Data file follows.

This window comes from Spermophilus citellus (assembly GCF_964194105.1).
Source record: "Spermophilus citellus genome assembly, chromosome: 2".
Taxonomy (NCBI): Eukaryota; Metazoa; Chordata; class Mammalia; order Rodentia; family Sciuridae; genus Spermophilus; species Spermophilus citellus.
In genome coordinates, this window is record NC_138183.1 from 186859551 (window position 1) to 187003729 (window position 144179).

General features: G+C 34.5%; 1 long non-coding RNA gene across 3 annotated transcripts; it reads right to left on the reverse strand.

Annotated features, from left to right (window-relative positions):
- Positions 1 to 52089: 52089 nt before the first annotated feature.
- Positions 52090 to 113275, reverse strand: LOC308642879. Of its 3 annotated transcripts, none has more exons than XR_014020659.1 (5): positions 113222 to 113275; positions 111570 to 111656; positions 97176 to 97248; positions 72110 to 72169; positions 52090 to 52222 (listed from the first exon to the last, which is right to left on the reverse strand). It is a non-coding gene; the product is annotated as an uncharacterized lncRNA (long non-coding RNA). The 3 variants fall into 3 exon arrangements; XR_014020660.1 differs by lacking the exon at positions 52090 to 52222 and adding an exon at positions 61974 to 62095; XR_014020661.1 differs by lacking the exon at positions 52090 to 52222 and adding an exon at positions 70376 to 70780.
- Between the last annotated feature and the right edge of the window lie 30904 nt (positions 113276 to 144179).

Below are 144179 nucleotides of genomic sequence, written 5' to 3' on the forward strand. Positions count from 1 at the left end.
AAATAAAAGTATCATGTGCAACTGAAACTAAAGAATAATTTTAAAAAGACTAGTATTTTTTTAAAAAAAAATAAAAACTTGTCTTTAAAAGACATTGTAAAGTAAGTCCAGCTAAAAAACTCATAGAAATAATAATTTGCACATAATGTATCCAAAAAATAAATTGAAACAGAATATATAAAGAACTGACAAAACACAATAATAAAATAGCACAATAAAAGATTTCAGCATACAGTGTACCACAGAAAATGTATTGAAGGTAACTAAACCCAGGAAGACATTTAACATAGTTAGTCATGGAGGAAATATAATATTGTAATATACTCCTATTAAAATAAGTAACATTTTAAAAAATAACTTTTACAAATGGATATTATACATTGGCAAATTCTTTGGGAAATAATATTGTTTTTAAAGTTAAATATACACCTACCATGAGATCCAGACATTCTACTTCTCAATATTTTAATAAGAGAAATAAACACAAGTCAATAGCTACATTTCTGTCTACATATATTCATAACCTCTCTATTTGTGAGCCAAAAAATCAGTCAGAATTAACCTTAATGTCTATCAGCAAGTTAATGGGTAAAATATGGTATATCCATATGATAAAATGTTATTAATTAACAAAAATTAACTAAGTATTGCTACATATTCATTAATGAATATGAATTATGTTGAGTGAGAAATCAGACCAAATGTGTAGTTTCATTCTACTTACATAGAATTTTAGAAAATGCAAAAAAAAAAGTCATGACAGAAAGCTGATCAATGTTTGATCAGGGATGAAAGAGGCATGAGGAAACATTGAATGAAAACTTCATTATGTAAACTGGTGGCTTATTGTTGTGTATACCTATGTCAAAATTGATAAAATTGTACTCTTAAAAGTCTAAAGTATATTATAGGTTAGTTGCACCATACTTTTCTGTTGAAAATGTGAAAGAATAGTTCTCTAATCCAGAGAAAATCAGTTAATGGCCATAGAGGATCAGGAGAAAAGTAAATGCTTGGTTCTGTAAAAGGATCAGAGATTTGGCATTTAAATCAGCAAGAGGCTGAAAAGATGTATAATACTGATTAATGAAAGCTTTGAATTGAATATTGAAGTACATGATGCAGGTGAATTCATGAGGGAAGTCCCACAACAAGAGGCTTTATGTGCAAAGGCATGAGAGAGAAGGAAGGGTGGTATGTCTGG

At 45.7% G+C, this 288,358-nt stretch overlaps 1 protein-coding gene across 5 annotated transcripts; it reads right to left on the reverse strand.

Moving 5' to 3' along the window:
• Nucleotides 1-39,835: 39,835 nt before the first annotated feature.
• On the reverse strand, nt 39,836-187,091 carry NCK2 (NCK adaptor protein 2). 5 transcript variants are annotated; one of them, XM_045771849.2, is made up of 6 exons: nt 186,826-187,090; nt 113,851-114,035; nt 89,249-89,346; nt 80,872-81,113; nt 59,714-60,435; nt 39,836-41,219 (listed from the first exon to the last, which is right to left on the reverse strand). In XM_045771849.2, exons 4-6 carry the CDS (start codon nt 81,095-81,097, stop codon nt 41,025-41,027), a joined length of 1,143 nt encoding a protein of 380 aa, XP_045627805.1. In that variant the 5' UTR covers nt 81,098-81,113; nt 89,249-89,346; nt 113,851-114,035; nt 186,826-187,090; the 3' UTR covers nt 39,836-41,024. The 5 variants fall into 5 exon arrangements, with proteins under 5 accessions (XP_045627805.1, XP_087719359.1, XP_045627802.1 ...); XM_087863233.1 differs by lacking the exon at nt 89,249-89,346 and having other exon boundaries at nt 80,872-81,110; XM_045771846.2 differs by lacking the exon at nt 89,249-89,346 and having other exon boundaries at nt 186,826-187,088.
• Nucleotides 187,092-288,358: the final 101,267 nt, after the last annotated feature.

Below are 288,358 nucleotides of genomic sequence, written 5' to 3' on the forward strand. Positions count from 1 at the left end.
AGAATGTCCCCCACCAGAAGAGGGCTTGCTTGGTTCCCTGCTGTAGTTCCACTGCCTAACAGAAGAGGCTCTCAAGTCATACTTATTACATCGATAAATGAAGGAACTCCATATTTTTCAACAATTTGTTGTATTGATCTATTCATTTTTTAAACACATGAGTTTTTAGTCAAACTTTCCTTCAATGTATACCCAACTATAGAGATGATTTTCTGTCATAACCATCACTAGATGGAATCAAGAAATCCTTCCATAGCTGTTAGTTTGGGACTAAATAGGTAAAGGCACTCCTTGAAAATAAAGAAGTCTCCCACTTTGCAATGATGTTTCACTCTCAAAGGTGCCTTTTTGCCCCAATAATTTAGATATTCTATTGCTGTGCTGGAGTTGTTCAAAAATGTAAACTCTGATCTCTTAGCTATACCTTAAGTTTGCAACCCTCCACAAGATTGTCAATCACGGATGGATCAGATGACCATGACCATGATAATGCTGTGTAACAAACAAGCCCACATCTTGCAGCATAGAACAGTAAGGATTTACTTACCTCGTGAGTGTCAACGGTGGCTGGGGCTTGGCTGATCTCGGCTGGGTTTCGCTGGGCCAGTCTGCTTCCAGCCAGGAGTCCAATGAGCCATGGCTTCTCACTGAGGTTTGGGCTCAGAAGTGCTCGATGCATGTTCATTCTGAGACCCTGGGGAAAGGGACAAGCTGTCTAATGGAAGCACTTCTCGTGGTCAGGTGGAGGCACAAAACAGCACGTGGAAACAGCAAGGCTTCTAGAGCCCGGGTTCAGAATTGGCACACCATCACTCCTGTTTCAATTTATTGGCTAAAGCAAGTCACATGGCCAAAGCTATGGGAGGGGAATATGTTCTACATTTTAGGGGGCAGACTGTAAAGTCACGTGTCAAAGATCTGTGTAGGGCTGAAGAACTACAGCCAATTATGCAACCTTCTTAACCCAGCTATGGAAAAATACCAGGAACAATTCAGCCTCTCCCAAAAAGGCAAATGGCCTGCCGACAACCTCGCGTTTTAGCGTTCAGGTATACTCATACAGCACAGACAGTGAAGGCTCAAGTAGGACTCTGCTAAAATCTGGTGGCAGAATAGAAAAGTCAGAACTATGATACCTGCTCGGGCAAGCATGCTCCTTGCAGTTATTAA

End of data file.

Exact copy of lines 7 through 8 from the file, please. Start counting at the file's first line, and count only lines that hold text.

- Positions 1 to 52089: 52089 nt before the first annotated feature.
- Positions 52090 to 113275, reverse strand: LOC308642879. Of its 3 annotated transcripts, none has more exons than XR_014020659.1 (5): positions 113222 to 113275; positions 111570 to 111656; positions 97176 to 97248; positions 72110 to 72169; positions 52090 to 52222 (listed from the first exon to the last, which is right to left on the reverse strand). It is a non-coding gene; the product is annotated as an uncharacterized lncRNA (long non-coding RNA). The 3 variants fall into 3 exon arrangements; XR_014020660.1 differs by lacking the exon at positions 52090 to 52222 and adding an exon at positions 61974 to 62095; XR_014020661.1 differs by lacking the exon at positions 52090 to 52222 and adding an exon at positions 70376 to 70780.